Lithotripsy :: Chemotherapy :: Radiotherapy
Hormone Therapy :: Brachytherapy :: Surgery TURP
What is Radiation Therapy?
Radiation therapy, also called radiotherapy uses high-energy rays to kill cancer cells generated outside the body by a machine called a 'Linear Accelerator'. Damaging the cancer cells means that they cannot grow or multiply and so they die. Normal cells are also damaged in this procedure but usually recover.
Which patients get Radiation Therapy?
Radiotherapy may be given in different settings. It can be used for treatment of cancer limited to an organ such as the prostate or bladder (usually in combination with hormonal therapy or chemotherapy) and in a small number of men with low volume testicular cancer spread to abdominal lymph glands. It can also be used as a palliative (relief giving) treatment for symptoms or to prevent symptoms of disease spread which is not curable.
A number of tests will be carried out to see if radiation therapy will help, including:
- Checking pathology reports
- Tumour marker tests (e.g. PSA, HCG, aFP)
- Chest X-ray
- CAT scans of abdomen and pelvis
- Bone scans
The bowel, bladder and prostate all lie next to each other and during radiotherapy some of the normal cells of the bowel or bladder may be damaged. Although care is taken so that radiation does not affect these areas, sometimes it is unavoidable. The side effects of Radiation Therapy will differ between men and this is not always predictable.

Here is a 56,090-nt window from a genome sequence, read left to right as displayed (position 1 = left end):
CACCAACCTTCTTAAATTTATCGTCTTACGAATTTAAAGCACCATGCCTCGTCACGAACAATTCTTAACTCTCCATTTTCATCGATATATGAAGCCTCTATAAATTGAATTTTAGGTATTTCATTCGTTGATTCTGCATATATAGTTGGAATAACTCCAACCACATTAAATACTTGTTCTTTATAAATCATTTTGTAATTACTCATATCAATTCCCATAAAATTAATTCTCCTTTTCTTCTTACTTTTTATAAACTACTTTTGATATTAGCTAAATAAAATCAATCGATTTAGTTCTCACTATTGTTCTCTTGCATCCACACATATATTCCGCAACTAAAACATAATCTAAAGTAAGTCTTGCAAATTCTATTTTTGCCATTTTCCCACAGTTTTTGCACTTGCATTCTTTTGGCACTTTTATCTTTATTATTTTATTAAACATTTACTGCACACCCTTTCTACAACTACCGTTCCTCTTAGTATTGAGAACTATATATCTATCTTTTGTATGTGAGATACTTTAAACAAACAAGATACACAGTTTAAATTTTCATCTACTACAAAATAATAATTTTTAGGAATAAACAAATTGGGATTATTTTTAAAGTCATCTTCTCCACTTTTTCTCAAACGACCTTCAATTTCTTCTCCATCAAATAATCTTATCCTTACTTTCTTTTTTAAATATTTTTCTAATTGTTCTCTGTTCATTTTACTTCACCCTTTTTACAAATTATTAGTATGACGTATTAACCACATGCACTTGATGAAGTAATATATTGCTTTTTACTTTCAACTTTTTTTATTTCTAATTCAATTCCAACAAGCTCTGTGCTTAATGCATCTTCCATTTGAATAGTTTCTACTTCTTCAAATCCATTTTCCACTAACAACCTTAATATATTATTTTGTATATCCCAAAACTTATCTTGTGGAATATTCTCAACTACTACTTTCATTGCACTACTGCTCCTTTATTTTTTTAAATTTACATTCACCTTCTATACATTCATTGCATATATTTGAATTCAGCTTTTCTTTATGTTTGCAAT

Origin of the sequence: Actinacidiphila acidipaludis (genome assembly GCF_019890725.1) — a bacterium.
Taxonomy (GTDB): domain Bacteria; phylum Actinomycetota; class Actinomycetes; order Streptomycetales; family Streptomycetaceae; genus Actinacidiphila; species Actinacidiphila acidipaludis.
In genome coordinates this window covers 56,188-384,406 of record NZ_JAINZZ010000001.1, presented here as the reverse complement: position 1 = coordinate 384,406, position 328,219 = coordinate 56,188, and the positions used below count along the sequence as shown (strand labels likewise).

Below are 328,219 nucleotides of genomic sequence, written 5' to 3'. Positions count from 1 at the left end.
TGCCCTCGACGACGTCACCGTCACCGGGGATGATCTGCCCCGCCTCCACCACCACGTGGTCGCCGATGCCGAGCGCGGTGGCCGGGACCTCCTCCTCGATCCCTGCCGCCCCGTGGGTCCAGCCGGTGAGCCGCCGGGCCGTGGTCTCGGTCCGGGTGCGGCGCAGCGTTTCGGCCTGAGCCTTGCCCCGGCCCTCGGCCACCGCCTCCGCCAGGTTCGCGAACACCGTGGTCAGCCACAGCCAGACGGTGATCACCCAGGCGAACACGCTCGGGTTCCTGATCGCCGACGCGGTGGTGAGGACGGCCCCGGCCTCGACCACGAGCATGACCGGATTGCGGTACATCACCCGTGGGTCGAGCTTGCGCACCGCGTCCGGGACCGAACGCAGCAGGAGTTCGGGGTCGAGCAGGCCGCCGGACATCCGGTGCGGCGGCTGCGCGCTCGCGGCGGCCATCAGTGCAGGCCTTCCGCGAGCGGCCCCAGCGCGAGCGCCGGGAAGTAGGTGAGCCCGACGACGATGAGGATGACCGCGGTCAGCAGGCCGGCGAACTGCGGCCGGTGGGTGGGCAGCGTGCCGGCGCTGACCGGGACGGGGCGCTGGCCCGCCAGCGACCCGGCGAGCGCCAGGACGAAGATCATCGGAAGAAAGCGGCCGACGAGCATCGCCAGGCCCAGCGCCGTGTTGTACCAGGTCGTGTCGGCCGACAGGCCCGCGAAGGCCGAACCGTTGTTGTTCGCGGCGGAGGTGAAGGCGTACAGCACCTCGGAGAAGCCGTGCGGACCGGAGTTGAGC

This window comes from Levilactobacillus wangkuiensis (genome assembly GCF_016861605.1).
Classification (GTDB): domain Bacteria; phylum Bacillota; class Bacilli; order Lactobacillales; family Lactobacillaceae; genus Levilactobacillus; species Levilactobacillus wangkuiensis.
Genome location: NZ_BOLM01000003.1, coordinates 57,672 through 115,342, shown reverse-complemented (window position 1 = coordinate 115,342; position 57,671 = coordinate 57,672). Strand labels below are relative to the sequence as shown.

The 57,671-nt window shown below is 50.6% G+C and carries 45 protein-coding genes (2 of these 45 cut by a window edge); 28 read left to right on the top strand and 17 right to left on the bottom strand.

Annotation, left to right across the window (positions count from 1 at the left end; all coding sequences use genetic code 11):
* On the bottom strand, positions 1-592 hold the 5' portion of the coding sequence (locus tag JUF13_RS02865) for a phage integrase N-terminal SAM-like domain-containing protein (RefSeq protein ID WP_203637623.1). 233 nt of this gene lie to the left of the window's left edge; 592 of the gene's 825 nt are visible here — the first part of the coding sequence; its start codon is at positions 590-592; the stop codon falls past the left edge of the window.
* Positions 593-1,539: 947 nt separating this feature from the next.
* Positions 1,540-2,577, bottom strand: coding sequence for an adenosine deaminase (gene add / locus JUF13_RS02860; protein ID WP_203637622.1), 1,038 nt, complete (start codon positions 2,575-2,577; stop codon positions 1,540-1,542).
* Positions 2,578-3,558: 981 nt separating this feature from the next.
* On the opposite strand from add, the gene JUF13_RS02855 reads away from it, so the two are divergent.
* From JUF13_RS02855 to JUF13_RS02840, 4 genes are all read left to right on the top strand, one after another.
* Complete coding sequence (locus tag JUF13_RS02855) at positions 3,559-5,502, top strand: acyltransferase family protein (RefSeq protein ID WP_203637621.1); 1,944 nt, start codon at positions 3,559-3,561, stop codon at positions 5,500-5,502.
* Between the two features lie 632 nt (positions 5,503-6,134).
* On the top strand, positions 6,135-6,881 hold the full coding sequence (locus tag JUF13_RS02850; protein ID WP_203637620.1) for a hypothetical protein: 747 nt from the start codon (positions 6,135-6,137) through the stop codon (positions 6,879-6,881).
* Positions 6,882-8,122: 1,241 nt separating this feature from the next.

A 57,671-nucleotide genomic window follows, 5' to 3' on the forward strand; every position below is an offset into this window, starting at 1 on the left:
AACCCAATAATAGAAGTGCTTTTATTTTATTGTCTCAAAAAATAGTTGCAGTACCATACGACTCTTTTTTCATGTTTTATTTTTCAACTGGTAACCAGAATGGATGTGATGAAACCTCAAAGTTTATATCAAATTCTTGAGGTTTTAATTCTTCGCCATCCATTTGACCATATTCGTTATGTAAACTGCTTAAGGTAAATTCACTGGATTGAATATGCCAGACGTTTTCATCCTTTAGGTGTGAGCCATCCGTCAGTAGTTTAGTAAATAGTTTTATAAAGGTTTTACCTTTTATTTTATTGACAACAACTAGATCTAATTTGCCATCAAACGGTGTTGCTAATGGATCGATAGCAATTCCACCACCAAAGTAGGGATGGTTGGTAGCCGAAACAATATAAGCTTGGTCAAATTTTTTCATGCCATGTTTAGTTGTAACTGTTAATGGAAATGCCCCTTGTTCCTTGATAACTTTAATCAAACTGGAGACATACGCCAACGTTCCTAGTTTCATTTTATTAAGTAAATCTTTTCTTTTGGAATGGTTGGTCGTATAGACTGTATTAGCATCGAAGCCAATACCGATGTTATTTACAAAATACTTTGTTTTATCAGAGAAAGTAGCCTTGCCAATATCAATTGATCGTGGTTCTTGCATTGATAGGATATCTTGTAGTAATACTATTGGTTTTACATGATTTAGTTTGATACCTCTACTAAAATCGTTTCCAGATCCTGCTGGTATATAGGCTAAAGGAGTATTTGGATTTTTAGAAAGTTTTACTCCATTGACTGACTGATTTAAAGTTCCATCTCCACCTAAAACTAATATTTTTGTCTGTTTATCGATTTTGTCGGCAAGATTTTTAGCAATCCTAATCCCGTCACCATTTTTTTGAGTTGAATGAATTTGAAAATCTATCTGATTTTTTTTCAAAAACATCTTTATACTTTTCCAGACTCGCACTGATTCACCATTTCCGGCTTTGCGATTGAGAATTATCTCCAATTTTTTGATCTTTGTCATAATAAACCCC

Short-term side effects may include:
- A burning feeling when urinating or the need to urinate more often or more urgently. There may be haematuria (blood in the urine)
- Bowel movements may become looser and more frequent, with blood and discomfort when emptying the bowel.
- Temporary loss of energy and increased lethargy during therapy which usually resolves soon after treatment.
Long-term side effects
A small number of men may develop long term complications from radiation therapy including:
- Frequent rectal bleeding or other bowel problems.
- Sexual problems, including erectile dysfunction and discomfort or a lack of fluid during ejaculation.
- Frequent episodes of blood in the urine and other urinary problems.
- A small risk of developing a second cancer within the field treated with radiation.
These side effects do not occur with all radiotherapy treatments or for all people receiving the same treatment. Full discussion with the radiation oncologist before treatment starts will help to clarify what may be expected.